Sitting Bull was already a skilled hunter and warrior in his early teens. When he was growing up, he never dreamed that he would be fighting for his way of life.
HOW DID HE GET HIS NAME?
Sitting Bull was born in about 1831 near the Grand River in South Dakota. He became a chief of the Sioux Indians at the age of 22. His name refers to a male buffalo, an animal that Native Americans believed to be strong and fearless. A sitting bull is stubborn as well. Sitting Bull received this name after he showed bravery and daring in an attack.
WHY DID HE GO ON THE ATTACK?
During the 1850s, Sitting Bull fought against other Native American groups. He avoided conflicts with white soldiers and settlers. But he changed his mind after the United States Army tried to force Sioux peoples in Minnesota to live on a reservation. Many Sioux fought back and were killed. Sitting Bull then led his warriors in a fierce defense of their lands. During the 1860s and 1870s, he attacked Army scouts, settlers, and prospectors who moved into Sioux land.
In June 1876, Sitting Bull had a vision. He saw soldiers falling dead. Later that month, he and another Sioux chief named Crazy Horse defeated U.S. Army troops. They wiped out Lieutenant Colonel George Armstrong Custer and his soldiers at the Battle of the Little Bighorn in Montana. Sitting Bull was always admired by his people. After his vision of soldiers dying came true, the Sioux believed in his power to tell the future.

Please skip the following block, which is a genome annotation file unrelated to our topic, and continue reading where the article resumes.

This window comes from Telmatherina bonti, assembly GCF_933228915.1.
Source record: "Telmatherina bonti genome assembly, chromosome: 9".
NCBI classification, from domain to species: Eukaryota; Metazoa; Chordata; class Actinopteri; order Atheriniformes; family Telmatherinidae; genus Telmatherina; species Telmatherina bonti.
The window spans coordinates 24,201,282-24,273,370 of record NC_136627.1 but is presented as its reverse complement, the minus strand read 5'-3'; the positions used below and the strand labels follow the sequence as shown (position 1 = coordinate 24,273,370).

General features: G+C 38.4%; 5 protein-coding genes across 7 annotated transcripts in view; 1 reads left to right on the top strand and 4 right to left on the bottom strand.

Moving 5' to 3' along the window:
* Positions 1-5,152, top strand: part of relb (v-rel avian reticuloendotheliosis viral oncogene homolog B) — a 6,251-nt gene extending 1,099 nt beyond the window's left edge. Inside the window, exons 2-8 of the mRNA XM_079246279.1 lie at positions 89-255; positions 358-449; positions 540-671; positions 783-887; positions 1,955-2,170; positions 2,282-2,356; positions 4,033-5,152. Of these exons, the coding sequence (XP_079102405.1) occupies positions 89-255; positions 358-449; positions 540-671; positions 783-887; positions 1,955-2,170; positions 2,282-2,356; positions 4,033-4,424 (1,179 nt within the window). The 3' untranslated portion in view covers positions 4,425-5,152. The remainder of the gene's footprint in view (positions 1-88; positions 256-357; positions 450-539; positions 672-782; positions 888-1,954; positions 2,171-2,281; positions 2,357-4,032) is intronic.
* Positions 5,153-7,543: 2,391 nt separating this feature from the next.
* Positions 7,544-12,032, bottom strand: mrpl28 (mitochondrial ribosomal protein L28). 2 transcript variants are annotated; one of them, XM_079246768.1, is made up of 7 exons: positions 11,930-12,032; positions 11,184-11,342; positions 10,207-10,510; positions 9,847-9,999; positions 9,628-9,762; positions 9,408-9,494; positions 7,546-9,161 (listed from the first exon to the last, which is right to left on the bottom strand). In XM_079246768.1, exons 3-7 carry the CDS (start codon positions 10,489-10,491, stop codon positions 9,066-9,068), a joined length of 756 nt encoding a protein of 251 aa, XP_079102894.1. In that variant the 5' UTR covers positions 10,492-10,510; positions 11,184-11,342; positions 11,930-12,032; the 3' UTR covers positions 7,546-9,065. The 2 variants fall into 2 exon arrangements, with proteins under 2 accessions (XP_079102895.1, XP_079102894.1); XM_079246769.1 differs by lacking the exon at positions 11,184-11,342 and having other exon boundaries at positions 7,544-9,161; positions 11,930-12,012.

HOW DID HIS VICTORY TURN TO DEFEAT?
Sitting Bull’s victory in the Battle of the Little Bighorn led to his defeat later on. The U.S. Army decided to force the Sioux onto reservations. Sitting Bull and his followers escaped to Canada. In 1881, however, they returned to the United States and surrendered. Sitting Bull was held as a prisoner for two years. Afterward he lived on the Standing Rock Reservation in North Dakota. During 1885 and 1886, he traveled with Buffalo Bill’s Wild West Show.
In 1890, Sitting Bull invited several Ghost dancers to the reservation. The Ghost Dance was a religious ritual. Those who believed in it thought it would bring back the old way of life. The police on the reservation feared an uprising and had Sitting Bull arrested. A gunfight broke out between Sitting Bull’s followers and the police. Sitting Bull and 12 others were killed on December 15, 1890.
Sioux leader Sitting Bull traveled with Buffalo Bill’s Wild West Show during 1885 and 1886.